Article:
10 eating habits that will get you fit and healthy!
Note: I am a Precision Nutrition certified Professional Nutrition Coach and like to base my recommendations for healthy eating around the same principles, since they are backed by scientific research and verified in practice.
1.Eat every 2-4 hours. Stimulates metabolism, balances blood sugar, maintains lean mass
2. Eat complete, lean protein with every meal – lean meats, fish, eggs, low-fat dairy (cottage cheese, yogurt, partly skimmed cheese, string cheese), vegetarian choice (tofu, tempeh, soy burgers, soy protein), milk protein supplements, poultry. Women should have 1 palm sized amount and men should have 2 palms sized amounts. Simple!
3. Eat vegetables with each meal (1 – 1 ½ cups). 1 serving = 1 fist sized amount.
4. If fat loss is your goal, eat veggies and fruits with any meal; any other carbs only after exercise
5. Eat healthy fats daily – about 30% of your calories should come from fats – 1/3 saturated, 1/3 monounsaturated, 1/3 polyunsaturated. You don’t have to be afraid of fats if they are well balanced like this. Saturated should come from the meats you eat mostly, adding in olive oil and avocado , or nuts, flax, fish oil will help to include the MUFAs and PUFAs (the other fats)
6. Don’t drink beverages with more than 0 calories. This isn’t that hard to do! Drink water, tea, and maybe some diet sodas. Coffee should ideally be taken black to stick to these rules, but I think that you could probably get away with having your coffee how you like it, as long as you aren't downing it by the litre each day, I’m talking 1-2 coffees / day. Also remember that alcohol has 7 calories / gram and therefore has to be looked at as having a cheat meal if you are partying on Friday nights or whenever. If you have a post-workout shake, it is an exception to this rule, (it's a separate category, kind of like an extra meal on workout days to help with recovery) or if you make a high protein smoothie with fruit and veggies for one of your meals each day.
7. Eat whole foods instead of supplements whenever possible. You get more nutrients, feel fuller, avoid unnecessary additives, etc.
8. Plan ahead and prepare food in advance
9. Eat as wide a variety of good foods as possible – keeps things fun and interesting. Check out local farmer's markets or butcher shops. Eat fruits and veggies that are in season.
10. Plan to break the rules 10% of the time. That gives you 3-4 imperfect meals / week, so don’t stress out and feel bad. If you just want to be healthier, you may be a little more lenient than this although BE CAREFUL, because if you aren’t following good habits enough of the time, they may not become ingrained well enough and you may be more prone to fall back into your old eating habits. So make sure you hold yourself accountable.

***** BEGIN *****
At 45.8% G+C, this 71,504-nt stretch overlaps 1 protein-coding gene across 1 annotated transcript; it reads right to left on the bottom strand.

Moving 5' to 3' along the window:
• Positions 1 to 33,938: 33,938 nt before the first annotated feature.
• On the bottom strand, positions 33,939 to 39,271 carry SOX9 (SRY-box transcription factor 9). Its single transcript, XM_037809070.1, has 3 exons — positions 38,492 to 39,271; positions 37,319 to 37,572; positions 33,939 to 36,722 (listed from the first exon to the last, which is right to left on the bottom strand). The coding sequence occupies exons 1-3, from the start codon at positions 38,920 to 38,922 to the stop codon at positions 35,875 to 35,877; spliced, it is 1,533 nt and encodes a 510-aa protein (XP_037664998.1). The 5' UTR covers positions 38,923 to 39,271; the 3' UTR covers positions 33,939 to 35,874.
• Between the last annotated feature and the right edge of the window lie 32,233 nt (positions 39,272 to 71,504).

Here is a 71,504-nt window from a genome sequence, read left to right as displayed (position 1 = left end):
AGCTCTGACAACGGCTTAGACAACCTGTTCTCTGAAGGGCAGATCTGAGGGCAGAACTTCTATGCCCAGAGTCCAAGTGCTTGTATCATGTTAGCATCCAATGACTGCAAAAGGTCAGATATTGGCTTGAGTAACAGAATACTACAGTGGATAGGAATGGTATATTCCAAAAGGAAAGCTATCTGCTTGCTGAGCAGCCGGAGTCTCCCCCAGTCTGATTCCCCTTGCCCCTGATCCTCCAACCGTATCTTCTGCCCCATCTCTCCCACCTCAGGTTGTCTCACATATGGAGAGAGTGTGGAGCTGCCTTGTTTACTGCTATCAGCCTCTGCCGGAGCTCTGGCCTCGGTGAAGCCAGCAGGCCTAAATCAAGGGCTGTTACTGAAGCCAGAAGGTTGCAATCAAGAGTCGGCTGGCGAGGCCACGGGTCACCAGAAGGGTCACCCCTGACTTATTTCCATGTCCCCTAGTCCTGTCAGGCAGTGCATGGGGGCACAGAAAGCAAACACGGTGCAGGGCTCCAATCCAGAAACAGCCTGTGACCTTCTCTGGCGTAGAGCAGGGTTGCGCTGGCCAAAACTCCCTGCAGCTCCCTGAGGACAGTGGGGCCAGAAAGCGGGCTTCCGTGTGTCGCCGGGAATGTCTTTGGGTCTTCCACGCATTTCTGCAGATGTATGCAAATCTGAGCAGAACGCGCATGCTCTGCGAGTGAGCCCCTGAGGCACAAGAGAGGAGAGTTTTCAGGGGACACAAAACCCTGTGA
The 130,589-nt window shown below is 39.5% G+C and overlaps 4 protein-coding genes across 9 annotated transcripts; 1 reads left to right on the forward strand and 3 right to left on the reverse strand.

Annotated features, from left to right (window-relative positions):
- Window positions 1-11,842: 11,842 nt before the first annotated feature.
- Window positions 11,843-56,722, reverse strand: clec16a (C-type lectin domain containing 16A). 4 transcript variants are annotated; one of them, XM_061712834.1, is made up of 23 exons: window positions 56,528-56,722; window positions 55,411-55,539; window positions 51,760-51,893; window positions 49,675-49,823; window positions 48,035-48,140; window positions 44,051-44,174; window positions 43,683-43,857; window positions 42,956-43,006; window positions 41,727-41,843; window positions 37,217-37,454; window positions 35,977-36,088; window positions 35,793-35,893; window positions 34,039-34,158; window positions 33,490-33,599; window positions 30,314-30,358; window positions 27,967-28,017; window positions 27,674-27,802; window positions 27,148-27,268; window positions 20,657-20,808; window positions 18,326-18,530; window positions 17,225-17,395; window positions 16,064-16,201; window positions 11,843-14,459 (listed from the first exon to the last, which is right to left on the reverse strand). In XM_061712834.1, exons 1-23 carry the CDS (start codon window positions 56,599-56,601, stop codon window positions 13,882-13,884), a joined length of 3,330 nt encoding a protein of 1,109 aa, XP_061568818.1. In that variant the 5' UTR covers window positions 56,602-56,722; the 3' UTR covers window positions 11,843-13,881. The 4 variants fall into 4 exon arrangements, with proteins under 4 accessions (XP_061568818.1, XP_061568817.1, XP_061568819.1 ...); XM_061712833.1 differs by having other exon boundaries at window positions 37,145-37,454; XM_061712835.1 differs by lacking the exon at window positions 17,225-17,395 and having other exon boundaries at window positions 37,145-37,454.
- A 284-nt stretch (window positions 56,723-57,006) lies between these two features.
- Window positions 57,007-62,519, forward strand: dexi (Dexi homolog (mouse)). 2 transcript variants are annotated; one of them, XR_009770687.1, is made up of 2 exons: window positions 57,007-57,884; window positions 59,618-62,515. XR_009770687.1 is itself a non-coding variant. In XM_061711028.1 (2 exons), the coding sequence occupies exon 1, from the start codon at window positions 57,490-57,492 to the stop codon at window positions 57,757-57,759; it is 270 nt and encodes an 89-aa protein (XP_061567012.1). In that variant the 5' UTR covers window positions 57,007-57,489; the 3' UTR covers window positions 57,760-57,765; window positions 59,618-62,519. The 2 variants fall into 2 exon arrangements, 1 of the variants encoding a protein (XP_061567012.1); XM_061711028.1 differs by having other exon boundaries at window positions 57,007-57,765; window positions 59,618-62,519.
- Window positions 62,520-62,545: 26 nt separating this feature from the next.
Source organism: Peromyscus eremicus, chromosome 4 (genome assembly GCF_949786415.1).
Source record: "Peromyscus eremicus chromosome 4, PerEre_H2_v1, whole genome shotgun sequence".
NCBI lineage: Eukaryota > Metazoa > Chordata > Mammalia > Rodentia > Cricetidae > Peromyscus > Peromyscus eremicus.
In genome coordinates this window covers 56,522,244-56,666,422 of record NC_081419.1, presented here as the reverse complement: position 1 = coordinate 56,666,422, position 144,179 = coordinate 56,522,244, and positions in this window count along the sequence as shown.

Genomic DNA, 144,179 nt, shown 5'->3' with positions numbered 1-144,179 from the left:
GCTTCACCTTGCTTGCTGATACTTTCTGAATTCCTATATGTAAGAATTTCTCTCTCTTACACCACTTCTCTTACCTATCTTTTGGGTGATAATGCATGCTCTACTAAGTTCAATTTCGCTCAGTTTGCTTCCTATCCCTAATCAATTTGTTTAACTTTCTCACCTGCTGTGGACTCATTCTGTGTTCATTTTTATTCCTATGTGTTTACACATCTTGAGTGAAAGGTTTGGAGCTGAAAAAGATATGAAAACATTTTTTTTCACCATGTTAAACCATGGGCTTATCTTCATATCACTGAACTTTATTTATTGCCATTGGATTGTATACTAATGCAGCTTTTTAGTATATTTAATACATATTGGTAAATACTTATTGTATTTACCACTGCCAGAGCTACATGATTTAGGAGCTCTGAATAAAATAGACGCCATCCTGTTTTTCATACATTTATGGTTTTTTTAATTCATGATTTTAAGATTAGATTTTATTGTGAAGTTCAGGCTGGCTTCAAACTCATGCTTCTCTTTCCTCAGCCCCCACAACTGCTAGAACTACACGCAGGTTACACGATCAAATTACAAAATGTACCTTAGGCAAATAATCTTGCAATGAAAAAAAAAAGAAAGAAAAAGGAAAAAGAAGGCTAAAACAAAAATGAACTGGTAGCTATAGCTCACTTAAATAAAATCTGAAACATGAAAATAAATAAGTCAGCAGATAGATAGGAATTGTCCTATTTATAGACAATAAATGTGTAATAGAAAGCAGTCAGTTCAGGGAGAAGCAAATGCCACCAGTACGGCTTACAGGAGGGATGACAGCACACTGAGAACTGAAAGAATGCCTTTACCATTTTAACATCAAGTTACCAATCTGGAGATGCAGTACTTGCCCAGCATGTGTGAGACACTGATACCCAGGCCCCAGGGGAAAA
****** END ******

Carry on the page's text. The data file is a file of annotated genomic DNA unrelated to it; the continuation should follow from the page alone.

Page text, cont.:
Or find someone else, like myself to hold you accountable. THIS is the number one trick to making sustainable changes when adopting a healthy lifestyle. By having something to lose (the cost of nutrition consultations) you will be much more motivated to be successful at reaching your goal!!
List of 21 Superfoods
These foods fit nicely into the 10 habits and will hopefully give you an example of what kind of things to add in to your grocery list. While you don't have to follow this list exclusively, doing so will make your diet damn near perfect. Aim for 3-5 servings of each of these per week.
Email me if you'd like a pdf copy of the superfoods list to use for grocery shopping! Just message firstname.lastname@example.org
Lean red meat (93% lean, top round, sirloin)
Omega-3 eggs (free range or local farm fresh eggs are also great options)
Low fat, plain yogurt (lactose free ideally)
Protein supplements (milk protein isolates, whey protein isolates, or rice protein isolates)
Veggies / Fruits
Cruciferous vegetables (broccoli, cabbage, cauliflower)
Extra virgin olive oil
Flax seeds (ground)
Exercise drinks (quickly digested carbohydrate and protein. Not necessary, but the best choice for post-workout nutrition, especially when wanting to build more muscle)
Greens + (vegetable concentrate supplement. Not necessary,but good for busy people who need to cover their bases. Whole foods are much more ideal)
That's it for today! A big'un but also my most popular blog post, so I figured it was important to transfer over to my new blog.
Remember to share this blog with anyone you know who wants to get in shape or eat healthier!! Like my Kayser Strongman page on FaceBook and subscribe for emails updates to new posts.